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AS and A Levels



A levels are generally studied after the end of senior school, following GCSE’s, so most students taking A level courses are between 16 and 18 years of age. A huge range of subjects are on offer but will vary from school to school. Various exam boards are used by different schools and colleges so the course content will also vary. Look closely at the prospectus to see what each course entails. If you are interested in modern history, for example, make sure the course you are applying for is not Ancient or Tudor history. Many senior schools have a sixth form department or students can attend a sixth form college, or transfer to another school that has a sixth form. A Levels or equivalent (see below) are required for entry into university.

An A Level course is split into two units:

  • AS Level, which is usually taken in Year 12 or Lower Sixth and 
  • A2 Level, which is usually taken in Year 13 or Upper Sixth.
     
Both parts must be completed to gain an A Level qualification. A Levels are usually a combination of coursework and exams, the proportion of which varies from subject to subject and school to school. Most students will choose four subjects in Year 12 and drop one subject (usually the one with the lowest grade), continuing with three at A2 level. Sometimes students of higher ability will continue with all four subjects in the second year, gaining four A Levels. A Levels are graded A* - E and these grades are converted to UCAS points for University applications.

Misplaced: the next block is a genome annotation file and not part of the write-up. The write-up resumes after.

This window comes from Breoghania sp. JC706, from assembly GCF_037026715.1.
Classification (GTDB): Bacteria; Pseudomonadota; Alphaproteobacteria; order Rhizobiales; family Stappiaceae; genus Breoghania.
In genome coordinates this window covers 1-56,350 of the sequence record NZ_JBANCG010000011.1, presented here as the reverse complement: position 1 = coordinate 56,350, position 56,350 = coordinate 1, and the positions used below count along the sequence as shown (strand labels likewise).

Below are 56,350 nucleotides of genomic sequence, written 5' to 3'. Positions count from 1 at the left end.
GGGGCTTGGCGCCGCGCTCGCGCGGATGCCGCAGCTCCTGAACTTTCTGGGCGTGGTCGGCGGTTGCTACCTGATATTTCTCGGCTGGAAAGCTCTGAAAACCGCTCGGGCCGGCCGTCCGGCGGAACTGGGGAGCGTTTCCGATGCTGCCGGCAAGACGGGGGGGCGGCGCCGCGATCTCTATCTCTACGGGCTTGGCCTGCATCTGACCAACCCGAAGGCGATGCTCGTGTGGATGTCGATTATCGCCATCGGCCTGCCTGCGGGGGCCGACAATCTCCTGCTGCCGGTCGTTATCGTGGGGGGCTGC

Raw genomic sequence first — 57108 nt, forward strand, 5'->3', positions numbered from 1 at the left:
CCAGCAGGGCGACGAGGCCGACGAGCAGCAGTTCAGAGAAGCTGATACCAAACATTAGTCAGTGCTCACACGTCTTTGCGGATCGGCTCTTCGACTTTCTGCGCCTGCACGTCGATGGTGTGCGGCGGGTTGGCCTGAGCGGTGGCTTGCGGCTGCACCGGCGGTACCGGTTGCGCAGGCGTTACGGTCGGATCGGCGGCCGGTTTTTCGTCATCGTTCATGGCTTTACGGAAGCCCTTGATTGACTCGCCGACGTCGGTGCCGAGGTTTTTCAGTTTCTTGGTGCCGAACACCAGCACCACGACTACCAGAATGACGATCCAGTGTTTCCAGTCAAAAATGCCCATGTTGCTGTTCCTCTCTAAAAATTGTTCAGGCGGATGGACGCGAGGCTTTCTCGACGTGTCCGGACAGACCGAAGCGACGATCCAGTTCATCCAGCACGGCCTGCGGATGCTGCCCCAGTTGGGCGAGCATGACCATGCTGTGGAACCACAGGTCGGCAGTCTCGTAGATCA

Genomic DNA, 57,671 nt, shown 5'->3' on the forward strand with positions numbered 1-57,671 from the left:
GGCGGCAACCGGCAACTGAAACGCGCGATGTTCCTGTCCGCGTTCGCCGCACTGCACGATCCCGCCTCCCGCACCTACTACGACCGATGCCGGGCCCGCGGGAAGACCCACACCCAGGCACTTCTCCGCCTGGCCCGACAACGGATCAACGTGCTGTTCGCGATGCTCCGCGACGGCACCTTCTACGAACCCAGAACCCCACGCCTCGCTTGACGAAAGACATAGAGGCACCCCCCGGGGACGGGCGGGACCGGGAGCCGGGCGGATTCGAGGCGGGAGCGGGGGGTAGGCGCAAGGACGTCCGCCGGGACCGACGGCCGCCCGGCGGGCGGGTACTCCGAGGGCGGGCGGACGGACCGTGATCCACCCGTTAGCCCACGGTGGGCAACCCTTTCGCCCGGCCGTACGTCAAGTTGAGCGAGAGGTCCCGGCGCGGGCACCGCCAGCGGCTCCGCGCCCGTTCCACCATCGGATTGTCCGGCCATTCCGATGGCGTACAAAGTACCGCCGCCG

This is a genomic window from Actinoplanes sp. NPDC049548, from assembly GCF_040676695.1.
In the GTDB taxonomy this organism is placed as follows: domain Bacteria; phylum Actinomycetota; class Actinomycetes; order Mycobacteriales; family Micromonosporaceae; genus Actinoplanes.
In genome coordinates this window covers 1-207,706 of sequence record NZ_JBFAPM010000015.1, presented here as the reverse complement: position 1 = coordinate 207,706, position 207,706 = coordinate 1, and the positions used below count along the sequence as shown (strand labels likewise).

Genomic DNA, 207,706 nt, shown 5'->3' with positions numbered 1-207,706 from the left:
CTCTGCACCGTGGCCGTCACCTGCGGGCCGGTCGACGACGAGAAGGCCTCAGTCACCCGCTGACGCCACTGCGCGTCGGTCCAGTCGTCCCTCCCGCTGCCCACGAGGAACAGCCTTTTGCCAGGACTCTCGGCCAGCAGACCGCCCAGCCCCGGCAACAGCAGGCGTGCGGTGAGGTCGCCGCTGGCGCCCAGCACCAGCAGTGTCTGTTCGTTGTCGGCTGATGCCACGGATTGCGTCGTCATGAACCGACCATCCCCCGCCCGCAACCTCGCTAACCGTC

Most Sixth Form providers will offer the Extended Project Qualification (EPQ) alongside A level courses. Click here for more information.


For equivalent qualifications see:

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